Applying apical pressure to a tooth during an extraction is the act of pushing the tooth deeper into the socket. The tip of the tooth roots is called the apices, hence why it is called apical force.
Did we make you read that twice? Yes, you read it correctly because we really did mean it. During a tooth extraction, you should push it deeper into the jaw bone!
That probably sounds counterintuitive for you since taking out a tooth would logically tell you to pull it out from the socket instead. Well, let me tell you about the story of how I learned to use apical pressure for tooth extractions and why it is important.
During my general practice residency at Lincoln Hospital, we would periodically have rotations into the oral surgery clinic. During those rotations we would set aside our restorative dentistry skills and hone our surgical techniques instead.
There was an unforgettable moment that happened which I haven’t forgotten after all this time because I learned an important lesson.
One of my co-residents was performing an extraction on a maxillary molar (upper molar) but he was experiencing some difficulty. The tooth wasn’t budging and it appeared as if it didn’t want to come out. The attending who was nearby, noticed it and came over to give some advice to all of the young fledgling dentists.
Our attending took his pointer finger and placed it at the very top of the patient’s head, right where you would wear a hat. Then he said, “push towards my finger as hard as you can as if you were trying to reach it.”
The immediate thought and reaction would be, “why?” To extract an upper molar, we should be trying to pull the tooth towards the lower jaw. That would be in the exact opposite direction of our attending’s pointer finger.
That makes sense doesn’t it? If you push the tooth deeper into the socket, it would only get embedded even further into the jawbone. On the contrary if you pull the tooth towards the lower jaw, you would be pulling the tooth out of the socket.
So, why did he want us to push the tooth into the socket rather than pull it out of it?
The Wedge Principle
The reason for applying apical pressure to a tooth during an extraction is to utilize the wedge principle of exodontia. It is an important but often glossed over technique by rookie dentists in removing teeth.
The wedge principle dictates that two objects cannot occupy the same space at the same time. If you try to insert an instrument such as an elevator or forceps into the apical space of the socket, two things can happen.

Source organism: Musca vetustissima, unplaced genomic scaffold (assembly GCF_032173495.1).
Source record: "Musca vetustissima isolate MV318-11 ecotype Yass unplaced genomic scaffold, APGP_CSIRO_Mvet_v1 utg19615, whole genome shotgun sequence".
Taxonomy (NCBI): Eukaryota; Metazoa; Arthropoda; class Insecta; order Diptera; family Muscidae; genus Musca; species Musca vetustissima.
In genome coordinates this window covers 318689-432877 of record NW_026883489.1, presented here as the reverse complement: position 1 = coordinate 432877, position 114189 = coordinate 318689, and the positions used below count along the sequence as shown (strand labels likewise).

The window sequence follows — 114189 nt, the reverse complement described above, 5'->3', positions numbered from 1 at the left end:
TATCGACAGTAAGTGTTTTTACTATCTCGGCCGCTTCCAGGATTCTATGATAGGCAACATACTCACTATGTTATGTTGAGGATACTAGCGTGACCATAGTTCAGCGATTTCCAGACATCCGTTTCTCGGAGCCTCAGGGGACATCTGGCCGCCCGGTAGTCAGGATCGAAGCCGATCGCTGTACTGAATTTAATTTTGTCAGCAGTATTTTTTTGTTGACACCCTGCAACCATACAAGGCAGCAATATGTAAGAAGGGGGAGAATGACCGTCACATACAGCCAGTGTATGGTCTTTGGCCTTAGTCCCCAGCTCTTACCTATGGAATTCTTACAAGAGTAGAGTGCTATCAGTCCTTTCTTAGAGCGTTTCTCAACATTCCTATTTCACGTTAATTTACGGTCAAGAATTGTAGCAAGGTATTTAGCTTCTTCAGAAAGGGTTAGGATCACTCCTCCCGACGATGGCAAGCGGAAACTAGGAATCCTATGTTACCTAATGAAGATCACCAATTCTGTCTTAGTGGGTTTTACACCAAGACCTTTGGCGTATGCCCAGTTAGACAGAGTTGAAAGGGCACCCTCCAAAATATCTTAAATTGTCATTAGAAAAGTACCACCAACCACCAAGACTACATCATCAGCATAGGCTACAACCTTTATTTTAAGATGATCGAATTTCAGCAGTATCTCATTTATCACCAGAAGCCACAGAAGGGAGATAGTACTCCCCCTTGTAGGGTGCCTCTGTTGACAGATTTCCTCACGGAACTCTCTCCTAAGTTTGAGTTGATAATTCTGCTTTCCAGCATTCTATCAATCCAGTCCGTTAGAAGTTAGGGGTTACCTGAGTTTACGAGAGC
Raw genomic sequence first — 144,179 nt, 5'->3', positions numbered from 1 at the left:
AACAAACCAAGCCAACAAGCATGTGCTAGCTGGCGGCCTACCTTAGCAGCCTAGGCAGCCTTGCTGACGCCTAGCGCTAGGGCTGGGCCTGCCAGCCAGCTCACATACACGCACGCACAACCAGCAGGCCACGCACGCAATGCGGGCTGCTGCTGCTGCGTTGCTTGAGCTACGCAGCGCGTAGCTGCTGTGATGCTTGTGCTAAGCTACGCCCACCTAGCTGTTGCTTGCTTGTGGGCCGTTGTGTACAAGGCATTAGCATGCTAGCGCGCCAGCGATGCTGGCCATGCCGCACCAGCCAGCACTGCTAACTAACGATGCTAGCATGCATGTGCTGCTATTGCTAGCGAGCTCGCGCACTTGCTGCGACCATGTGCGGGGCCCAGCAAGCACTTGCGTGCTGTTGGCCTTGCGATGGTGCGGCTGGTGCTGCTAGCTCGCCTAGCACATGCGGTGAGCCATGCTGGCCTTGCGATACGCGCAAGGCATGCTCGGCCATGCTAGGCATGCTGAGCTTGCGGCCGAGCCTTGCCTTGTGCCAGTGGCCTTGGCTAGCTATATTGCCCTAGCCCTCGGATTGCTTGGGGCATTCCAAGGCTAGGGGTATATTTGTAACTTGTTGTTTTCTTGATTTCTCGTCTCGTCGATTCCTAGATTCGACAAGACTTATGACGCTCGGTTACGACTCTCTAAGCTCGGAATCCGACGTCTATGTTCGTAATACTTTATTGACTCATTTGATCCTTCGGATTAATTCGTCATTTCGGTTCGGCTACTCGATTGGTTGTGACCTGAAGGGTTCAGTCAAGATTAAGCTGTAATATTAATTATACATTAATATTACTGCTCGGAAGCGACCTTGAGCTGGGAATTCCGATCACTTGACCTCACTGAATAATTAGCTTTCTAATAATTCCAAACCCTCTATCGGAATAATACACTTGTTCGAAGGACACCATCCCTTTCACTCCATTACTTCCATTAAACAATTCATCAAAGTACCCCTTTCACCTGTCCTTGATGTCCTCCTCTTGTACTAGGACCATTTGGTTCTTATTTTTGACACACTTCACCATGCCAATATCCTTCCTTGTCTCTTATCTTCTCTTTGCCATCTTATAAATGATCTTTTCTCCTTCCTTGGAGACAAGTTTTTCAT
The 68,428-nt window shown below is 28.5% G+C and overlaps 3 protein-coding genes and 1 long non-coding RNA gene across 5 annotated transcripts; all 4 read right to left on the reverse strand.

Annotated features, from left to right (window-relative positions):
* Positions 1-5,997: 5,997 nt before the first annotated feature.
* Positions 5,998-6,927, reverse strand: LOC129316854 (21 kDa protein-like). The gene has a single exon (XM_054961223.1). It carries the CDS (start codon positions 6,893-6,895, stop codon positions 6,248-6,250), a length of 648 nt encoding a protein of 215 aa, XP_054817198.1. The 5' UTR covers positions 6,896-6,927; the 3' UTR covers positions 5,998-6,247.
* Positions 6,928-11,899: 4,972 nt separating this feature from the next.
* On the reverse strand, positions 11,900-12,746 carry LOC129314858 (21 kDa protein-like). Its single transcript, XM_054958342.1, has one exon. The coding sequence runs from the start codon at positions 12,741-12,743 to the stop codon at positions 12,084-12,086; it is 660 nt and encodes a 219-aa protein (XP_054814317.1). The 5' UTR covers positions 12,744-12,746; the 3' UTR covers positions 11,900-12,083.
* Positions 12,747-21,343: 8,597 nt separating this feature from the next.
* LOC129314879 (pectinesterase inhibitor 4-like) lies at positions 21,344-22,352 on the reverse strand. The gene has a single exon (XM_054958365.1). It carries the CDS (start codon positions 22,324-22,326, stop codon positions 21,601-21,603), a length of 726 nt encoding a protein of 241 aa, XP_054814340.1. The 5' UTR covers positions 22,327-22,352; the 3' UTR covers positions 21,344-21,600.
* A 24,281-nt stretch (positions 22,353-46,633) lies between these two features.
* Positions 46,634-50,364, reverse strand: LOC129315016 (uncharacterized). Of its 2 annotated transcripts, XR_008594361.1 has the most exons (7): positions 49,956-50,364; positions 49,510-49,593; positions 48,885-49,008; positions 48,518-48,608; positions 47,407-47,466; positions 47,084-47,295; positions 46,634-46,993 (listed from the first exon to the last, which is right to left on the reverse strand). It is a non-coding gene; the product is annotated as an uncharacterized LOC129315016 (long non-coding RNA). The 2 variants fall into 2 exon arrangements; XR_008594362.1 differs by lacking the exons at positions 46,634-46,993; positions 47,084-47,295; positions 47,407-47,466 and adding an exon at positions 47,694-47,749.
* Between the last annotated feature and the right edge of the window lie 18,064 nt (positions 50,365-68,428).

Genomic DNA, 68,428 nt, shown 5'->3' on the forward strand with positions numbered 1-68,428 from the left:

- Force the tooth out out of the socket.
- Expanding the bone socket.
Forcing the tooth out with apical pressure
If you try to insert the elevator into the socket, the tooth will begin to get lifted out of the socket. There is only so much space inside the socket. If the elevator is going to occupy that space, the tooth cannot be in there at the same time.
You can think of what is happening that is similar to a bathtub that is filled to the brim with water. As soon as you try to step into the bathtub, the water will overflow since it is so full.
The same exact situation occurs when you insert instruments apically into the socket. It essentially forces the tooth out of the bone.
Alternatively what can also happen if you force the instrument apically is that the bone socket can expand outwards. Instead of the tooth getting forced out, you can actually create a larger and wider socket. If the socket is bigger, it will be easier to remove the tooth since there will be less surface friction holding it in.
An analogy would be trying to pull a fence pole out of the ground. It is pretty difficult to do especially if it is planted very deep into the ground. However you can make it easier by digging away dirt around the fence pole. That should make it easier to remove.
Essentially what happens with wedging an elevator into the socket is similar to removing bone around the tooth. It is the same thing that happens with the fence pole.
Tooth extractions have become a lot more pleasant after I’ve been incorporating the wedging principle. It definitely seems counter intuitive at first but if you understand the logic behind it, it actually makes a lot of sense.
What I keep repeating to myself is that two objects cannot occupy the same space at the same time. If I try to insert the elevator apically, the tooth will get squeezed outwards. What it also does is help expand the bone around the tooth which facilitates its removal.
Last but not least there is one additional reason to apply apical pressure but this is for when you’re using forceps. If you push the tooth apically while holding onto it with forceps, it moves the center of gravity more apically. What this does is decrease the chances of the tooth fracturing while you luxate the tooth buccally and lingually.
Decreasing the likelihood of the tooth breaking during an extraction is a big incentive to utilize apical pressure. As all dentists know, if the tooth breaks in the middle of the procedure, it’s going to take a lot longer to get the tooth out. You usually have to break out the high speed handpiece and start drilling away bone once the tooth breaks. That is the only way to remove the tooth if it is broken.
That just adds a lot more time to the treatment and then you’ll most likely have to prescribe antibiotics (amoxicillin) to the patient. If you’re drilling away bone you’re going to have to do that! In other words, the procedure changes from a routine extraction to a surgical one. It means that treatment just got more complicated.